The Story

This is the story of my parent’s struggle with dementia and how it lead me to help others avoid, or at least delay their fate.
My parents have always wanted the best for me and my siblings. We lived a pretty ordinary life growing up. I was amazed at everything my dad could do from fixing the car to pitching a tent. He was a voracious reader and devoured books on the brain. Even then, I think he was looking for a way to keep his brain fit. Things started to change in 2003 when dad retired from the federal government at 77. After leaving a long career, he came home to chores and long naps on the couch. He desperately missed the action at the office and no plan for what would come next. Before long, he started having telltale dementia problems. It started with forgetting the ATM code and continued with more frequent memory lapses. Before long, dad lost his ability to drive based on multiple fender benders. Mom never drove and her dependence on dad for transportation made things much worse. According to their neurologist, mom was starting to show signs of mild cognitive impairment, but not nearly as bad as dad at this point.

After about a year of trying to make this work, it became apparent that they needed a higher level of care. We sold their house and helped them move into an assisted living community. They adapted well and made friends with other couples in the same situation. Dad continued to read and use his computer. Mom developed a social network at the community. Eventually, mom started to have some health issues that required periodic hospitalization. It was determined by the staff that dad was in a codependent relationship with mom, and couldn’t live on his own while she was gone. Without her around, he was moved to the memory care unit in the basement.

The facility went to great lengths to make it seem as normal as possible. No longer able to freely wander inside and out, dad had physical barriers for his own safety. The other residents had a wide range dementia symptoms including advanced Alzheimer’s disease. Some of the residents seemed to be on a par with dad while others were given to screaming, crying, and reverting to a childlike state. As the months went on, I noticed that dad and the other residents often seemed to be zoned out. They would just sit in chairs asleep for hours on end. It was depressing.

We decided to move them to another nearby memory care facility that had a better care to patient ratio. Mom and dad shared an apartment, but mom spent most of her time with the assisted living residents as she wasn’t quite ready for full time memory care. They did seem to be doing better than the last place. The new place didn’t change the fact that mom and dad were getting worse. Dad joined a few other residents and started walking the halls for hours on end. There were some activities, but not enough to keep him occupied. Mom started sticking around the memory unit more and more.

Dad started to get more confused, and at times was unsteady on his feet. He had always been a big walker and has been in good physical shape even after he started slipping mentally. After a trip to the ER last year, his primary doctor told me he thought palliative care would be best for dad. What he meant was hospice care. I was heartbroken. I guess there is a point where doctors believe they either cannot or shouldn’t intervene to keep the body healthy. The hospice workers were great and have been very supportive.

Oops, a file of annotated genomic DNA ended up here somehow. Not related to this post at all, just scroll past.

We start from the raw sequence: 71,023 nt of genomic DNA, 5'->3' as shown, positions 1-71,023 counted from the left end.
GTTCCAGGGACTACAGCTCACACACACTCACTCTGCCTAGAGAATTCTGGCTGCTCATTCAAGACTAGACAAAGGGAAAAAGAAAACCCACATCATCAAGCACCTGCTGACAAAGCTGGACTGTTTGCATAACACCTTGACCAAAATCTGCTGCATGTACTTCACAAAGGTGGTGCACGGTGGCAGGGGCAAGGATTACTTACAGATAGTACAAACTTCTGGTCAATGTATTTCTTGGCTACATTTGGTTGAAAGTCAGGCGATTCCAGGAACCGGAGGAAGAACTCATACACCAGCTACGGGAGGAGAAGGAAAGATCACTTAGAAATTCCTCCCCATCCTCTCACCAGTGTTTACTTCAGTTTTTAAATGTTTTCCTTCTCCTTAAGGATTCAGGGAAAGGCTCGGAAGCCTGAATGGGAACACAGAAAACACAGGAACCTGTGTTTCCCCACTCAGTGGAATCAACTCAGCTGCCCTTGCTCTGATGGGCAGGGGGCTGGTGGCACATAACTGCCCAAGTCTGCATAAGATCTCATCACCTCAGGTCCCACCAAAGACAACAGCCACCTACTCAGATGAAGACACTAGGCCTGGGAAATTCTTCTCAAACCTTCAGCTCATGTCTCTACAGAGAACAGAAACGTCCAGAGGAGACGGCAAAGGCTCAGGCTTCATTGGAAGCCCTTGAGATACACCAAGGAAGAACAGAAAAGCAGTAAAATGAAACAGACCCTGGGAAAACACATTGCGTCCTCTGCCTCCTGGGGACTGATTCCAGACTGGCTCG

Once dad transitioned into hospice, I wanted to do everything I could to make his last time as enjoyable as possible. I got him a new hearing aid so that he could hear any well-wishers who may pay a visit. Given that he was now off medical care, I wondered if there was anything that could make a difference in his mental state. He had stopped eating almost entirely except for a couple of Ensure drinks a day. As a result, he lost 20 pounds in one year which is dramatic considering that he’s only 5’ 4” tall.

I read several books covering different aspects of brain longevity. One in particular, Brain Longevity by Dr. Dharma Singh, gave me hope. In the book, Dr. Singh gave many examples of how diet and supplements can help with brain longevity and can even reverse some dementia symptoms. I went on to take Dr. Singh’s course and became a certified Brain Longevity Specialist. I also read many research papers on dementia and Alzheimer’s disease which are not available to the general public.

Within a few weeks of giving Dad the supplements suggested in the book, dad became more alert and aware. His sentences were better formed and he even started saying “I love you too” when I told him I loved him before leaving. Even more remarkable, he started eating after about several weeks of supplements. One day while visiting, one of the nurses told me he ate a bowl of Cheerios that morning and asked for a second one. Now, he’s eating at least two meals a day and has been “kicked out” of hospice care.

Update: After a short period of decline, Dad passed away in January of 2020 of Alzheimer’s related causes. He put up a valiant fight and lived longer than anyone expected. Mom passed away in July of 2019.

From my experiences helping Mom and Dad, I learned first-hand that diet, exercise, sleep and supplements among other things are critical to brain longevity. Sustain My Brain is dedicated to their memory. We are focused on promoting brain longevity by providing information on key aspects of brain health including diet, supplements, exercise, sleep, and stress reduction.

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